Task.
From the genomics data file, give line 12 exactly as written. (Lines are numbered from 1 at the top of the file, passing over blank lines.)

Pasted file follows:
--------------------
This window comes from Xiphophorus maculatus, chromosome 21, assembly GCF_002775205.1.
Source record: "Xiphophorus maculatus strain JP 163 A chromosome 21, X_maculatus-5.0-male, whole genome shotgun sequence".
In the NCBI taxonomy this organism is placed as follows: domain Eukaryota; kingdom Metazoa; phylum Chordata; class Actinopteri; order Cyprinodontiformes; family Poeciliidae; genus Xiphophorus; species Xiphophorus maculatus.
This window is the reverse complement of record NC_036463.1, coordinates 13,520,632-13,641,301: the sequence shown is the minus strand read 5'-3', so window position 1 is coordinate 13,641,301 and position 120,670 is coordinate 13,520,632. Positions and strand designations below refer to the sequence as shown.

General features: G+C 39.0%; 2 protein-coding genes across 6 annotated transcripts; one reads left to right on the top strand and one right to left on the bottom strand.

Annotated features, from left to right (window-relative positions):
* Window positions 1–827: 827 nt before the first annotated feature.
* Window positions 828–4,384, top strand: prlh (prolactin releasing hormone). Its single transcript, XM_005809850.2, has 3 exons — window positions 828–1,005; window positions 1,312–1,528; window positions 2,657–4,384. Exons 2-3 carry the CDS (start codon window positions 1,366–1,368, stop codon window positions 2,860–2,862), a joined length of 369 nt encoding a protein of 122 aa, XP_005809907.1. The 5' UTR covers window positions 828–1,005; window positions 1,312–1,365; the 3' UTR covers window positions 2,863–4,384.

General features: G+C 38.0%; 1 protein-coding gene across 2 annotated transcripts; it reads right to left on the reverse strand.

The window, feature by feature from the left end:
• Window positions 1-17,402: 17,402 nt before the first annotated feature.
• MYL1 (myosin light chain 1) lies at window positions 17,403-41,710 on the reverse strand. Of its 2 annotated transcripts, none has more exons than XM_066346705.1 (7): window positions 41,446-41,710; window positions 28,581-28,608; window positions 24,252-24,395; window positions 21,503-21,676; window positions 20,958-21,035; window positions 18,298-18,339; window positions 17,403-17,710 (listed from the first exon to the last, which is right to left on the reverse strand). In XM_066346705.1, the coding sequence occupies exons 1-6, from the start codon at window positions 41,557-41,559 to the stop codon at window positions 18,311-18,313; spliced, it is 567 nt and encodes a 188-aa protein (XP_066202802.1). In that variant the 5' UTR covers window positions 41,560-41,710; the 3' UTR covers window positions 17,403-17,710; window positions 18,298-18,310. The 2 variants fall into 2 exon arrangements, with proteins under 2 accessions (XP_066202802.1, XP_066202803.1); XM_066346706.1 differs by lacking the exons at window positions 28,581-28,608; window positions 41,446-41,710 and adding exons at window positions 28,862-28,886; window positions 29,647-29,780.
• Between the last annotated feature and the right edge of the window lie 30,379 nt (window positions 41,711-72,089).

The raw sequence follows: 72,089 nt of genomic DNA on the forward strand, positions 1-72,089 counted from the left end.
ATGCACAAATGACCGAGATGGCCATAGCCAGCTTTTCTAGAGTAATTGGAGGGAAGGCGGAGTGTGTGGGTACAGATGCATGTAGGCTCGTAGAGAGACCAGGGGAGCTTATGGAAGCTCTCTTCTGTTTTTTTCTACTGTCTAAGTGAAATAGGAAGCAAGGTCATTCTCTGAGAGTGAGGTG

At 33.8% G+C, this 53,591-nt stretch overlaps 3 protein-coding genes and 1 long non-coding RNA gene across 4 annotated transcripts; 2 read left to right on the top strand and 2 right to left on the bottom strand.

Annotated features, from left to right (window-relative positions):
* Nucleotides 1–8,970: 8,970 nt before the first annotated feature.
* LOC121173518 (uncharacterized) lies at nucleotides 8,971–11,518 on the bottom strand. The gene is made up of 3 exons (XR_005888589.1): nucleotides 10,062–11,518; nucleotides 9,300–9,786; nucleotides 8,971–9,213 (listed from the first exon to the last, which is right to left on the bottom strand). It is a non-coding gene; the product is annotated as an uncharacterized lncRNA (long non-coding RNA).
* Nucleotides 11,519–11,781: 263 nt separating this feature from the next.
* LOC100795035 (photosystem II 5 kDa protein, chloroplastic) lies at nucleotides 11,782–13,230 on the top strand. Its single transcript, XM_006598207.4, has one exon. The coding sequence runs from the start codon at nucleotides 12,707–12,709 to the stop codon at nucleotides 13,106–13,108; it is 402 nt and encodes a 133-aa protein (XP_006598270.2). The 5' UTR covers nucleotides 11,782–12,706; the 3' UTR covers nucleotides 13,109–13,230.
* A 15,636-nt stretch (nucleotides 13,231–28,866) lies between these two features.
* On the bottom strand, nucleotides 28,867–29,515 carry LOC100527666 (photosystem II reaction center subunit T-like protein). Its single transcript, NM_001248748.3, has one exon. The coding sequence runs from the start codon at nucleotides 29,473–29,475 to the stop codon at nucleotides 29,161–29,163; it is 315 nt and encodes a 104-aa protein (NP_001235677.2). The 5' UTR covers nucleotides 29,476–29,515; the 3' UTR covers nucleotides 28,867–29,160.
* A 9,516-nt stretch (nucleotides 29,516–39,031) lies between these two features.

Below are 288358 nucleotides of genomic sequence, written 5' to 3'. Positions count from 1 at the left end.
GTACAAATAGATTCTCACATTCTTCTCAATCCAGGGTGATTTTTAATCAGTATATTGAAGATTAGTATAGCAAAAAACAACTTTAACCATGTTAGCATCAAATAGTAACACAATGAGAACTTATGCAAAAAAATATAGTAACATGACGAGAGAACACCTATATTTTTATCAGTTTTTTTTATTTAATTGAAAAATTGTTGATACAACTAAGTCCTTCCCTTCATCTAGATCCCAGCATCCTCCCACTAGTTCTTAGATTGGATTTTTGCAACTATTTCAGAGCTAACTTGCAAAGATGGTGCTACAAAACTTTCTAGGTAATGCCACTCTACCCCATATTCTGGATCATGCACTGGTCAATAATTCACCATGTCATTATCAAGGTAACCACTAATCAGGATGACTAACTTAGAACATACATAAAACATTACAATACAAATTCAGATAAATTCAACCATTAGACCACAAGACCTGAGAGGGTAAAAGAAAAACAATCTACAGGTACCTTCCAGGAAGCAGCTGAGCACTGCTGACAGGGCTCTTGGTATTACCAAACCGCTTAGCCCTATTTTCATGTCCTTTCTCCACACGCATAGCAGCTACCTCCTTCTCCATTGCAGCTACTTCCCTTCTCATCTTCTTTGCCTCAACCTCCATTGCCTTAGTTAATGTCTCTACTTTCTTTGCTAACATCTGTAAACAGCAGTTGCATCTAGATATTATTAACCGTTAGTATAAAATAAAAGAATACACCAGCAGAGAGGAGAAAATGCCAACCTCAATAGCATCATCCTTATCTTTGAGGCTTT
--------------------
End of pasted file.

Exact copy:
• MYL1 (myosin light chain 1) lies at window positions 17,403-41,710 on the reverse strand. Of its 2 annotated transcripts, none has more exons than XM_066346705.1 (7): window positions 41,446-41,710; window positions 28,581-28,608; window positions 24,252-24,395; window positions 21,503-21,676; window positions 20,958-21,035; window positions 18,298-18,339; window positions 17,403-17,710 (listed from the first exon to the last, which is right to left on the reverse strand). In XM_066346705.1, the coding sequence occupies exons 1-6, from the start codon at window positions 41,557-41,559 to the stop codon at window positions 18,311-18,313; spliced, it is 567 nt and encodes a 188-aa protein (XP_066202802.1). In that variant the 5' UTR covers window positions 41,560-41,710; the 3' UTR covers window positions 17,403-17,710; window positions 18,298-18,310. The 2 variants fall into 2 exon arrangements, with proteins under 2 accessions (XP_066202802.1, XP_066202803.1); XM_066346706.1 differs by lacking the exons at window positions 28,581-28,608; window positions 41,446-41,710 and adding exons at window positions 28,862-28,886; window positions 29,647-29,780.